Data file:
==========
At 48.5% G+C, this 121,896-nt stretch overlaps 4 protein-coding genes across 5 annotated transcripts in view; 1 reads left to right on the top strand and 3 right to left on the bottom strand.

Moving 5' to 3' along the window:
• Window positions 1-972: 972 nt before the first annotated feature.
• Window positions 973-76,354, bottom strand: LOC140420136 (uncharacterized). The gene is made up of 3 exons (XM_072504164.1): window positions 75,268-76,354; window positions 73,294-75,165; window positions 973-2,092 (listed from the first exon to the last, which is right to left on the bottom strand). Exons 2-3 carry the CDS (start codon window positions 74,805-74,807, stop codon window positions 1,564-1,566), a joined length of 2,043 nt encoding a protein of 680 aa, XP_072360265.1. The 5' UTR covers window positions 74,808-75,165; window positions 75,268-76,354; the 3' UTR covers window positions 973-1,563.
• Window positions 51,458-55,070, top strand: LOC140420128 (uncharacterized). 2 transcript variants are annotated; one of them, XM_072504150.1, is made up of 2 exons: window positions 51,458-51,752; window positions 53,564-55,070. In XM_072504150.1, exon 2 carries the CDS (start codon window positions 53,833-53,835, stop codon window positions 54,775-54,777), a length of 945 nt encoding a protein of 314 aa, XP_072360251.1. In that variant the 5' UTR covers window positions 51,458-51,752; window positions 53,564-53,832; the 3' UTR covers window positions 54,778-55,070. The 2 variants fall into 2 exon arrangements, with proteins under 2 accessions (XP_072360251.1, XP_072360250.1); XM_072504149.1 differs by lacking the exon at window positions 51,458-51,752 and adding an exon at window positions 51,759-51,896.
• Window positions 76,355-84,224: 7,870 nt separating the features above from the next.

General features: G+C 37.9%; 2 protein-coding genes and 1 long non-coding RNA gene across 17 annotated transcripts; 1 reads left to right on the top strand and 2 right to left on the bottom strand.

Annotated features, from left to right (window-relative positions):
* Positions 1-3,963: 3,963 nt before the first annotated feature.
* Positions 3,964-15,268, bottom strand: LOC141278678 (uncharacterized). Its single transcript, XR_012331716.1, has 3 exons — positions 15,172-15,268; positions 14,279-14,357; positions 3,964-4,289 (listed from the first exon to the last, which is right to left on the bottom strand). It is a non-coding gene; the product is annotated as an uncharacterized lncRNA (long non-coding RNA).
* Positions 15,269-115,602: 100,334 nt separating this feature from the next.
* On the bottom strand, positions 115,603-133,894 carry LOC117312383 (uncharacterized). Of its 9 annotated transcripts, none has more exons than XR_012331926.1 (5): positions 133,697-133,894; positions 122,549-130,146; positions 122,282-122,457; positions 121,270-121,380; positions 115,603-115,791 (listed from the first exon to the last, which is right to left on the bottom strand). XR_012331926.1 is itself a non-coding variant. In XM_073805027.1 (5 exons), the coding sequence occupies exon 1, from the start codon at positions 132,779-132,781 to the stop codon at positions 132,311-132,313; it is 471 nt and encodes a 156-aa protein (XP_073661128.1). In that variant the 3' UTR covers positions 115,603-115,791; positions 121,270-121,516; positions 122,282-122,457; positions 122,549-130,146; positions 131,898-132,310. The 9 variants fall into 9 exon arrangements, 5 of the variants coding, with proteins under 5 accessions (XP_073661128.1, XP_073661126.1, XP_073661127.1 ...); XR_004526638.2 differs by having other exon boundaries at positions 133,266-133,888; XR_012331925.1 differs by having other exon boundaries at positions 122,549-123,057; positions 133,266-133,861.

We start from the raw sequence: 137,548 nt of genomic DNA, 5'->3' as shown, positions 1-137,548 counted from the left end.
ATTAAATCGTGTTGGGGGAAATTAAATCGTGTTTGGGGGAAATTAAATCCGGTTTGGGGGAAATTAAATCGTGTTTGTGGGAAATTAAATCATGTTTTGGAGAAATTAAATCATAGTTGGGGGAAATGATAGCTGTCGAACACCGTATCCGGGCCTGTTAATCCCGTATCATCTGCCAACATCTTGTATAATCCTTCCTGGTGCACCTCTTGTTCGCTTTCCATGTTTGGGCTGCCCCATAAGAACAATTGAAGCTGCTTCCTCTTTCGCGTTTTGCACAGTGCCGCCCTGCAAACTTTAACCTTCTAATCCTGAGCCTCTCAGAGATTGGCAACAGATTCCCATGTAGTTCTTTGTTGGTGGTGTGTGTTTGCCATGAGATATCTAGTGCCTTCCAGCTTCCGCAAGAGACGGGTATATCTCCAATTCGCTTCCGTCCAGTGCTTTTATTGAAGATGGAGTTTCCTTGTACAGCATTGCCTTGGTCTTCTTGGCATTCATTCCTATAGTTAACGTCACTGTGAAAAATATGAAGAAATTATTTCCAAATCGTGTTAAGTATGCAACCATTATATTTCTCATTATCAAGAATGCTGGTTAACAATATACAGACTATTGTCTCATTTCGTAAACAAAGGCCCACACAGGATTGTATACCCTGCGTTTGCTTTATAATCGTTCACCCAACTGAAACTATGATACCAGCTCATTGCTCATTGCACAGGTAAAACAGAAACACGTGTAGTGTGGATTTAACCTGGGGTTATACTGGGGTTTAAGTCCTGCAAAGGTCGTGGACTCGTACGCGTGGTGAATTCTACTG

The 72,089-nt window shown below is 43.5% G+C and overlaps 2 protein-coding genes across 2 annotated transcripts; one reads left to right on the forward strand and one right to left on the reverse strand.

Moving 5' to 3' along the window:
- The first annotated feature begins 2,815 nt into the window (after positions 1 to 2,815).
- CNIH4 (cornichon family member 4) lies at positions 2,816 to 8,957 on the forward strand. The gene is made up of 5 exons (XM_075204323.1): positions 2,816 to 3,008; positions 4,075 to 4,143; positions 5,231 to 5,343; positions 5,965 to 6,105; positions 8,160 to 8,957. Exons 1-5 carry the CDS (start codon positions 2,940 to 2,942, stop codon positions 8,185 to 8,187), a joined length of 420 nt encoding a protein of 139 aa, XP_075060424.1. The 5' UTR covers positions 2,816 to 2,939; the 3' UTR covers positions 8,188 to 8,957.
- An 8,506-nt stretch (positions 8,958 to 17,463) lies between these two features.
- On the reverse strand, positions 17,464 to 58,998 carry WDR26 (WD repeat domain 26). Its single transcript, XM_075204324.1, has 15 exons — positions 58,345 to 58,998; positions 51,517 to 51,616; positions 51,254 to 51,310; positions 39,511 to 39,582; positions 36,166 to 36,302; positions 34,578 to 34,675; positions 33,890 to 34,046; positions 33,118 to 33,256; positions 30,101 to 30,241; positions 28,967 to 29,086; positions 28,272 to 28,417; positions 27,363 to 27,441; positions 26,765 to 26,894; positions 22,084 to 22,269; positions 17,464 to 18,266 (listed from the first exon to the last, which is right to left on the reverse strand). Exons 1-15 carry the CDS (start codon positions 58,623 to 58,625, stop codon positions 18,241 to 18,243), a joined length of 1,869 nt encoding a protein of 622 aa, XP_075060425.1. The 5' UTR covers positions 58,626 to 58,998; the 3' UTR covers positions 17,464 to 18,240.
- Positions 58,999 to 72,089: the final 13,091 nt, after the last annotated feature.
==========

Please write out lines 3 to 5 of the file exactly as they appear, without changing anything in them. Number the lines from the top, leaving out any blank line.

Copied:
• Window positions 1-972: 972 nt before the first annotated feature.
• Window positions 973-76,354, bottom strand: LOC140420136 (uncharacterized). The gene is made up of 3 exons (XM_072504164.1): window positions 75,268-76,354; window positions 73,294-75,165; window positions 973-2,092 (listed from the first exon to the last, which is right to left on the bottom strand). Exons 2-3 carry the CDS (start codon window positions 74,805-74,807, stop codon window positions 1,564-1,566), a joined length of 2,043 nt encoding a protein of 680 aa, XP_072360265.1. The 5' UTR covers window positions 74,808-75,165; window positions 75,268-76,354; the 3' UTR covers window positions 973-1,563.
• Window positions 51,458-55,070, top strand: LOC140420128 (uncharacterized). 2 transcript variants are annotated; one of them, XM_072504150.1, is made up of 2 exons: window positions 51,458-51,752; window positions 53,564-55,070. In XM_072504150.1, exon 2 carries the CDS (start codon window positions 53,833-53,835, stop codon window positions 54,775-54,777), a length of 945 nt encoding a protein of 314 aa, XP_072360251.1. In that variant the 5' UTR covers window positions 51,458-51,752; window positions 53,564-53,832; the 3' UTR covers window positions 54,778-55,070. The 2 variants fall into 2 exon arrangements, with proteins under 2 accessions (XP_072360251.1, XP_072360250.1); XM_072504149.1 differs by lacking the exon at window positions 51,458-51,752 and adding an exon at window positions 51,759-51,896.